Day 9- First To Third by Julie Duffy

This StoryADay writing prompt encourages you to try an older story from a new poing of view

The Prompt

Re-write yesterday’s story, in a different point-of view.

Keep the same protagonist, but take us into a different voice.

Where, yesterday, you might have written, “I slammed the door as I left, hearing a muffled ‘hey!’ from behind it. But seriously, how could he have said such a thing, and expected me to stay?” today you might write it from the third-person, limited point of view, which would read like this: “she slammed the door as she left, hearing a muffled ‘Get back here!’ from behind it. But seriously, how could he have said such a thing and expected her to stay?”

Notice how similar third-person limited is to first person? We’re still experiencing the thoughts of only one person. We are very closely aligned with their thoughts and feelings. We don’t need the writer to say ‘she thought’, because it’s always clear whose thoughts we are in.

The advantage of third person is that you can use a line break to indicate a perspective shift and hop inside another character’s head.

“She slammed the door as she left.”
#
The walls shook as the door hit the frame. He yelped with a surprise that quickly turned to anger. Half out of his chair, he yelled “Get back here”. The only answer was the click of her heels on the wood of the stairs and the echoing slam of the front door. A wave of shame pushed him back into the sagging armchair. How could have have said those things to her and expected her to stay?
#
The air outside was icy and cut into her lungs like broken glass. Where would she go now? Surely anywhere was better than here. Fresh snow crunched under the ridiculous heels he had insisted she always wear …

You can stay in one person’s perspective or jump around, just remember, which ever head you’re in, that’s the one the reader will identify most closely with. It’s best not to jump around too much and leave your reader seasick!


Julie Duffy

Julie Duffy likes to write in first person but appreciates the opportunities afforded by third. If she is being honest, what she really loves is a really well done third-person omniscient story as employed by Messers Dickens and Pratchett. You can read more StoryADay Point of View writing prompts here.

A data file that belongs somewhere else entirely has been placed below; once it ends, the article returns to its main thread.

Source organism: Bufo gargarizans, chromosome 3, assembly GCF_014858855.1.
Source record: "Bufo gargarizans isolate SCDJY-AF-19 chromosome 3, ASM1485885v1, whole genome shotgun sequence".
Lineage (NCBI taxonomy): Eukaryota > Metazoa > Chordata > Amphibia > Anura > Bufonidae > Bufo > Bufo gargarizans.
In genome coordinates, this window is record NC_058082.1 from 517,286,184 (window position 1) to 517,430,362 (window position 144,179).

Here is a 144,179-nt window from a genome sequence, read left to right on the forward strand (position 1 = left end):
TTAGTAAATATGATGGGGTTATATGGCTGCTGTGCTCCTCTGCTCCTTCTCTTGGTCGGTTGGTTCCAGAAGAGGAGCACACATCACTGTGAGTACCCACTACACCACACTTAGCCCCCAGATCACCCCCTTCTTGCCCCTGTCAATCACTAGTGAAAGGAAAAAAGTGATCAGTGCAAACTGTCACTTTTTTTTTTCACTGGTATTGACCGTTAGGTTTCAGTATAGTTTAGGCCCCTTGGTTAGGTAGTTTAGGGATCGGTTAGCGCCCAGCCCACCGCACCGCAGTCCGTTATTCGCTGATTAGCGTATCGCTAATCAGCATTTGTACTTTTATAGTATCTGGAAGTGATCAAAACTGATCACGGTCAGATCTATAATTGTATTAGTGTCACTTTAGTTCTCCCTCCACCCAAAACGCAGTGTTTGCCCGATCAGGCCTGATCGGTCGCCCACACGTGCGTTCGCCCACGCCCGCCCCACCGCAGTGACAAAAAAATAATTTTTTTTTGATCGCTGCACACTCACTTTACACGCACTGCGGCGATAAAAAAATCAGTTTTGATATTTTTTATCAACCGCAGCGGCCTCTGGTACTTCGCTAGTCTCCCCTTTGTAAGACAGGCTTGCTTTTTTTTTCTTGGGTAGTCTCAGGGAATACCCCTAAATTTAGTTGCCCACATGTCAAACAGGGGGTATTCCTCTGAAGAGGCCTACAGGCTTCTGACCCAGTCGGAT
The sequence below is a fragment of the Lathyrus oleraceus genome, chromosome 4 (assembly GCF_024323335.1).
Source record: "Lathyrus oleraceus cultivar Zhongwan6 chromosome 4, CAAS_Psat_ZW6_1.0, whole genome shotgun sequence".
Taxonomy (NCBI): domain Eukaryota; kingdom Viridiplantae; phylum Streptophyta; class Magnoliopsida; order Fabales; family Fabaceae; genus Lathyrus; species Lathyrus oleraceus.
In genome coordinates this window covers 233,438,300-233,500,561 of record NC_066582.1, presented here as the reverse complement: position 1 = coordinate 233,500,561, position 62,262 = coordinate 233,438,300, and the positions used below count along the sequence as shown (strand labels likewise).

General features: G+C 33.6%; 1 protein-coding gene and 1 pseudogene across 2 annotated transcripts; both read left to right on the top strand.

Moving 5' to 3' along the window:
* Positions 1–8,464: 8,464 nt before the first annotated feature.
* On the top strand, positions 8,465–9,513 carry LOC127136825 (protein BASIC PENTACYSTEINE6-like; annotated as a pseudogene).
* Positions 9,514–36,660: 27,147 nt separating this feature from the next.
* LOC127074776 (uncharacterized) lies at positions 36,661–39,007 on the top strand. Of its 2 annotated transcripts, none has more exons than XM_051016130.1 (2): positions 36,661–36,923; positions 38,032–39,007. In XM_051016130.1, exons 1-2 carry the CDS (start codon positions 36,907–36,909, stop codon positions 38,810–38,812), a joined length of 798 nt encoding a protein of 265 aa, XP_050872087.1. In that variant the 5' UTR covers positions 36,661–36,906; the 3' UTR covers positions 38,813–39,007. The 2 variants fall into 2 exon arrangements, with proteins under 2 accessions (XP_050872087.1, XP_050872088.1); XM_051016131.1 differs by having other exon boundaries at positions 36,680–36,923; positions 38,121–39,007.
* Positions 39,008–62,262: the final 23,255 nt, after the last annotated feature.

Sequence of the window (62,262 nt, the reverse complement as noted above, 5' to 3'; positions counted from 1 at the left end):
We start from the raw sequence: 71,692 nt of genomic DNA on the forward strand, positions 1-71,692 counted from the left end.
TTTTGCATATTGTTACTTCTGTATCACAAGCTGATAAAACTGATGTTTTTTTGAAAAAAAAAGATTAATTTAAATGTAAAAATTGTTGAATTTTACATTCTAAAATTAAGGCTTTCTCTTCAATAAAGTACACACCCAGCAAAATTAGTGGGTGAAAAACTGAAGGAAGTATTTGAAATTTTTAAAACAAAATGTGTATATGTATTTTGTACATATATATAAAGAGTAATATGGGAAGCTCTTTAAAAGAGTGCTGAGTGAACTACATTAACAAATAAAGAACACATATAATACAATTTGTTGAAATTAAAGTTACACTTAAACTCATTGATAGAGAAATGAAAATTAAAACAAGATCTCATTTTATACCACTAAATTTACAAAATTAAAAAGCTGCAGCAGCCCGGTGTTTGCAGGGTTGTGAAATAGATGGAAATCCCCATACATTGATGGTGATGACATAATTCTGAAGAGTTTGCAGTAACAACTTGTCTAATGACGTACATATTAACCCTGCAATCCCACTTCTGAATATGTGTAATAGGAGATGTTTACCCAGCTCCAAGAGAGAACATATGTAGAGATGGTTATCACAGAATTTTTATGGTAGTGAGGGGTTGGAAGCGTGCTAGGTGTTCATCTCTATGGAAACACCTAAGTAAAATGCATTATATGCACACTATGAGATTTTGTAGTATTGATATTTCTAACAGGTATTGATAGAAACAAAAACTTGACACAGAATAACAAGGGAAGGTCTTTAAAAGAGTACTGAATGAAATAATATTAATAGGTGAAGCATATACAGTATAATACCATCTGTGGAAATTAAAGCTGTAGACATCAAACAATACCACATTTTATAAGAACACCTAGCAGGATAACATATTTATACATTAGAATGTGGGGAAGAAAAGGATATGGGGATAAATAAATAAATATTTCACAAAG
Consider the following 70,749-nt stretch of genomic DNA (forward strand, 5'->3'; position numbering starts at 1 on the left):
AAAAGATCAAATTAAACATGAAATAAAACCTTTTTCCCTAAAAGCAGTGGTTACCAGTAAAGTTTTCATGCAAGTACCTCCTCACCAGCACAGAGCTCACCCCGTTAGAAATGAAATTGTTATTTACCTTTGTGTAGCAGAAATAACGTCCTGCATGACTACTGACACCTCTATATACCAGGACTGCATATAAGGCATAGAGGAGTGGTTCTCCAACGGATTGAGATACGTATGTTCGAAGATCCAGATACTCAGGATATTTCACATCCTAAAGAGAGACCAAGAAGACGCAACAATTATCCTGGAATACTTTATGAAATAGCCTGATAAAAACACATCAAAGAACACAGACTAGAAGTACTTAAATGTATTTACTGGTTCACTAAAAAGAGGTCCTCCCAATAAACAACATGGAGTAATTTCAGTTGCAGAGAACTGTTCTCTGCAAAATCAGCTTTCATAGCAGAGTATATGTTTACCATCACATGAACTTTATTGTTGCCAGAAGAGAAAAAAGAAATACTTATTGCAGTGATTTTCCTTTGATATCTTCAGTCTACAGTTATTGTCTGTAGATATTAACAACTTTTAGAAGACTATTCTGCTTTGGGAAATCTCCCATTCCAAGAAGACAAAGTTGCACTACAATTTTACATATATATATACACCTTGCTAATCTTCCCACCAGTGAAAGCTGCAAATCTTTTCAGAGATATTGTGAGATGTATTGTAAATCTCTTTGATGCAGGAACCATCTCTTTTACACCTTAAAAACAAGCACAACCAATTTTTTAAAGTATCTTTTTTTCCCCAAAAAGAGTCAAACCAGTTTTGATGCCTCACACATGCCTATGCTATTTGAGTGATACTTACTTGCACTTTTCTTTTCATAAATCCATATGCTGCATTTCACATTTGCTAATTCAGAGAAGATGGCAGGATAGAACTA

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Day 8- Keeping it Personal by Julie Duffy

In today’s StoryADay writing prompt, we’re working with first person perspective

The Prompt

Write a story in the first person about an incident that happens to a character who is your opposite.

TIPS

Think about some situation you are sure you would FREAK OUT in, and give it to a character who is utterly unlike you (in some ways you admire, and perhaps some ways you don’t)

In many ways, first person is the most natural way to tell a story because it’s how we tell stories all day long. “How was your commute?” “Where did you park?” “What did you do this weekend?”

All of these questions invite stories.

The most important thing to remember about first-person is that the reader is only ever privy to the thoughts of the person telling the story. They can infer, from other people other people’s expressions, what they’re feeling, but you can’t know for certain. You can’t tell me exactly what your spouse was thinking when you took a wrong turn. You can tell me what they said and how they said it….

The character can be self-aware or self delusional or mixture of the two.


Julie Duffy

I am Julie Duffy and this is a first-person bio. I founded StoryADay May in 2010 because I was stick of never finishing anything I started. Ironically, StoryADay May turned into an annual event and now I hope it will never end! I also encourage people to make weekly goals during the rest of the year, in our Serious Writers’ Accountability Group posts. If you’d like email reminders about them, fill in the form, below.

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Day 29 – Three Sides of the Same Story

The Prompt

Write a story in three sections, each section recounting the same event from a different character’s point of view

The Author

Julie Duffy is the author of several guides for writers, available on Kindle. She is also an occasional columnist for WriterUnboxed.com

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This year’s StoryADay May official bookseller is Reads & Company, a privately-owned indie bookseller in Pennsylvania. Any purchase from the site this month supports Reads & Co.

Leave a comment and let us know how you used the prompt, and how you’re celebrating!

Day 13 – Monique Cuillerier Shifts Your Perspective

Monique Cuillerier Writing prompt

The Prompt

Write a story from the perspective of a character that is not a human or other animal.

The character could be something from nature, like a rock or a puddle or a tree, or it could be something built (for example, a lamp or a shoe or a fountain pen).

To consider:

How does your character think? And what do they think about it?

What is most important to them?

What happens to them and how are they able, or not able, to react?

How do they feel about this?

The Author

Monique Cuillerier is a science fiction writer living in Ottawa. When not writing, she likes to run, knit, garden, and get angry on Twitter (@MoniqueAC). Her most recent story was published by Diabolical Plots this month. Past work can be found at NotWhereILive.ca